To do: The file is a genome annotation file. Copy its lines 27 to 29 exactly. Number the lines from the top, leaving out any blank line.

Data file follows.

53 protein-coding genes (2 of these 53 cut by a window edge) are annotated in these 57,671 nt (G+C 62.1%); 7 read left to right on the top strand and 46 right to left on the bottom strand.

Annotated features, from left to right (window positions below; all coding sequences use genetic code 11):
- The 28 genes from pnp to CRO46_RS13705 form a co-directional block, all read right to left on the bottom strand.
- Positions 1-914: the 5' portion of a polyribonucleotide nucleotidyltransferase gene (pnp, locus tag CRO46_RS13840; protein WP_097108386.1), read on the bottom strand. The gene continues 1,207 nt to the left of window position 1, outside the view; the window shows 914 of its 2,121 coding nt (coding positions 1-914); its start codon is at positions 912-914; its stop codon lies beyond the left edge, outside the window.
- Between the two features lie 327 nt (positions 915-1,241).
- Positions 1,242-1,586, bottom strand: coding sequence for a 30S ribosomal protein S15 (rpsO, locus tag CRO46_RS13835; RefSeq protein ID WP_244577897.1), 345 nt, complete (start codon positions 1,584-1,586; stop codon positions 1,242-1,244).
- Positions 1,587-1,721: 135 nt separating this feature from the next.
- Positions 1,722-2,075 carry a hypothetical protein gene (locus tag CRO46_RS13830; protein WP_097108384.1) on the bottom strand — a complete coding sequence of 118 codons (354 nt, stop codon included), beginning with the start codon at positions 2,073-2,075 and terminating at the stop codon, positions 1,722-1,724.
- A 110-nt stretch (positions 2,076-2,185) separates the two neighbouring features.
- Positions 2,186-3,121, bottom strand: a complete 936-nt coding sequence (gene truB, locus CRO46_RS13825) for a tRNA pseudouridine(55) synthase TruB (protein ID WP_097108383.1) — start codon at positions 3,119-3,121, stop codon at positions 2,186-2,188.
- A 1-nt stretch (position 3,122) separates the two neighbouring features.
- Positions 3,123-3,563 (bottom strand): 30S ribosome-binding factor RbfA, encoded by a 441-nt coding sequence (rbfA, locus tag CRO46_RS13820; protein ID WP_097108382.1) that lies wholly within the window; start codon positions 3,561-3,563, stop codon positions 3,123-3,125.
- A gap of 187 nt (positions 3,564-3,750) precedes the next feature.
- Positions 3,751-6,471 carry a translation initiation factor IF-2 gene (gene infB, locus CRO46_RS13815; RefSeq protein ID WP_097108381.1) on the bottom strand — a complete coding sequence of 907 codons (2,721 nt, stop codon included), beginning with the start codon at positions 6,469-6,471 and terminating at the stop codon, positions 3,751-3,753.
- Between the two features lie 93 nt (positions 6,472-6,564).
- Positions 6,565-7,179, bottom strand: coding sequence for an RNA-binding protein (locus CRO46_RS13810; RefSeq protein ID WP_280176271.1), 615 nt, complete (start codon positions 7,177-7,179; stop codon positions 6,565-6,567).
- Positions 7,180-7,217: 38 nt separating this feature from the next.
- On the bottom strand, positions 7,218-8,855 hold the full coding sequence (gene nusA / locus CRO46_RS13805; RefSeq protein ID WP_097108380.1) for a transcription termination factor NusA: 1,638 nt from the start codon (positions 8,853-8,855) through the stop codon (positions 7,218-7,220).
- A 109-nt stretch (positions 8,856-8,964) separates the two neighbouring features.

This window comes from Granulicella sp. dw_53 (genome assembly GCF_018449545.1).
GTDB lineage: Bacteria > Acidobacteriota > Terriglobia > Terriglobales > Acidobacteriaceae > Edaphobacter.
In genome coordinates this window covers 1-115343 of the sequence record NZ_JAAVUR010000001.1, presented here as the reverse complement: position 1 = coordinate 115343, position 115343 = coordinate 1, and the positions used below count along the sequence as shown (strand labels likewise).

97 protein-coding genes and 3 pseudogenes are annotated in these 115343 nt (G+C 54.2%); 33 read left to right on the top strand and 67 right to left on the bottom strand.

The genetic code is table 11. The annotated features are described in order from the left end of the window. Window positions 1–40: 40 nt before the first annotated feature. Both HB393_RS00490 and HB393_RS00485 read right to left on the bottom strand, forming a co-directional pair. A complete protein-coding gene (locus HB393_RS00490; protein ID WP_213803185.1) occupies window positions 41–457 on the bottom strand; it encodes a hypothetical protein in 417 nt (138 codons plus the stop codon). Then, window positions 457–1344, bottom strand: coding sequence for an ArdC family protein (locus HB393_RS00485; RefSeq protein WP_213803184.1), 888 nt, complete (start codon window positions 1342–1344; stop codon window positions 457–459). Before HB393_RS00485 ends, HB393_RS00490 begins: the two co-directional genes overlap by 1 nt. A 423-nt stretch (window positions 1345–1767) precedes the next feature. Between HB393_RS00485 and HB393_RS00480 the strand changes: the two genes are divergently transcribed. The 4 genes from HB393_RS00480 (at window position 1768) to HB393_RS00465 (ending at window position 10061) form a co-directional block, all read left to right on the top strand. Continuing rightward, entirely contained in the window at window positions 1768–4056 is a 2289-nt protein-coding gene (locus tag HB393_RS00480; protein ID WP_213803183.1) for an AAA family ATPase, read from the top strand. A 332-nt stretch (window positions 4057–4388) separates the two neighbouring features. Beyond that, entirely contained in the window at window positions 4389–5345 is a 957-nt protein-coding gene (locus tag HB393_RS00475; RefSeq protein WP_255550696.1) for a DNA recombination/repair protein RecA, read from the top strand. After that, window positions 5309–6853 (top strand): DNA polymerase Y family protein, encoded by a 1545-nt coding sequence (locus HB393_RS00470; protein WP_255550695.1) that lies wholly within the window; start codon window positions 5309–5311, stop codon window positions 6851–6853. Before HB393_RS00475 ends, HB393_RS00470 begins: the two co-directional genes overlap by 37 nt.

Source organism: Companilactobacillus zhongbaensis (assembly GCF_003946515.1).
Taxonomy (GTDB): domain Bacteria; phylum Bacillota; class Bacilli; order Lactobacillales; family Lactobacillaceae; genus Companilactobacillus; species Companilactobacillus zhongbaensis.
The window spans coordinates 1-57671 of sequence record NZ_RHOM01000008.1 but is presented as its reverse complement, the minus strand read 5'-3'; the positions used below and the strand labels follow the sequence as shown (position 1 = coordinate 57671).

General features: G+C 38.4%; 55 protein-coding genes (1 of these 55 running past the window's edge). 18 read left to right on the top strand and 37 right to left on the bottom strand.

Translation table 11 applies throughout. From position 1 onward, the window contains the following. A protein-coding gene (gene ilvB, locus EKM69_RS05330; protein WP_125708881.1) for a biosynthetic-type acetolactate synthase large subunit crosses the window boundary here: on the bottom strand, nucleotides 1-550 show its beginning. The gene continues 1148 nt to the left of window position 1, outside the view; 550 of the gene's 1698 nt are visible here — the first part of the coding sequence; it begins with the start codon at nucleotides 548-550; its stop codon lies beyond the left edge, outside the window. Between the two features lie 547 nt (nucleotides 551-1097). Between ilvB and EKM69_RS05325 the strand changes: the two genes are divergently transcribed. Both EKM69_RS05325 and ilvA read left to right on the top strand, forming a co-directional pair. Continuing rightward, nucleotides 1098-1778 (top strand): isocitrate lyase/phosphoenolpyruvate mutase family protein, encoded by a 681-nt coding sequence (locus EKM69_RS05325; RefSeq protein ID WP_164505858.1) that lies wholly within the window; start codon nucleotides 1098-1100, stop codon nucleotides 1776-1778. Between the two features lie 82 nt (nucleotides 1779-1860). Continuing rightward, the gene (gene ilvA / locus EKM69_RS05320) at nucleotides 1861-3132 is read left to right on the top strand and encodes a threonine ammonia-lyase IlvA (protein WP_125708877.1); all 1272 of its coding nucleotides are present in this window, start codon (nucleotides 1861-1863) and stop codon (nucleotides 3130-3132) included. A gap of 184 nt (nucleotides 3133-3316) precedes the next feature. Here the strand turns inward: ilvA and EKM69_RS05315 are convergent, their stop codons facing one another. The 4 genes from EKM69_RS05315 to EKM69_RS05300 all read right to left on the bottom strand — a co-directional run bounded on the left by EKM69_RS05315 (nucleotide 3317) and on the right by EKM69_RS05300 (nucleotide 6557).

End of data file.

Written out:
The window spans coordinates 1-57671 of sequence record NZ_RHOM01000008.1 but is presented as its reverse complement, the minus strand read 5'-3'; the positions used below and the strand labels follow the sequence as shown (position 1 = coordinate 57671).

General features: G+C 38.4%; 55 protein-coding genes (1 of these 55 running past the window's edge). 18 read left to right on the top strand and 37 right to left on the bottom strand.

Translation table 11 applies throughout. From position 1 onward, the window contains the following. A protein-coding gene (gene ilvB, locus EKM69_RS05330; protein WP_125708881.1) for a biosynthetic-type acetolactate synthase large subunit crosses the window boundary here: on the bottom strand, nucleotides 1-550 show its beginning. The gene continues 1148 nt to the left of window position 1, outside the view; 550 of the gene's 1698 nt are visible here — the first part of the coding sequence; it begins with the start codon at nucleotides 548-550; its stop codon lies beyond the left edge, outside the window. Between the two features lie 547 nt (nucleotides 551-1097). Between ilvB and EKM69_RS05325 the strand changes: the two genes are divergently transcribed. Both EKM69_RS05325 and ilvA read left to right on the top strand, forming a co-directional pair. Continuing rightward, nucleotides 1098-1778 (top strand): isocitrate lyase/phosphoenolpyruvate mutase family protein, encoded by a 681-nt coding sequence (locus EKM69_RS05325; RefSeq protein ID WP_164505858.1) that lies wholly within the window; start codon nucleotides 1098-1100, stop codon nucleotides 1776-1778. Between the two features lie 82 nt (nucleotides 1779-1860). Continuing rightward, the gene (gene ilvA / locus EKM69_RS05320) at nucleotides 1861-3132 is read left to right on the top strand and encodes a threonine ammonia-lyase IlvA (protein WP_125708877.1); all 1272 of its coding nucleotides are present in this window, start codon (nucleotides 1861-1863) and stop codon (nucleotides 3130-3132) included. A gap of 184 nt (nucleotides 3133-3316) precedes the next feature. Here the strand turns inward: ilvA and EKM69_RS05315 are convergent, their stop codons facing one another. The 4 genes from EKM69_RS05315 to EKM69_RS05300 all read right to left on the bottom strand — a co-directional run bounded on the left by EKM69_RS05315 (nucleotide 3317) and on the right by EKM69_RS05300 (nucleotide 6557).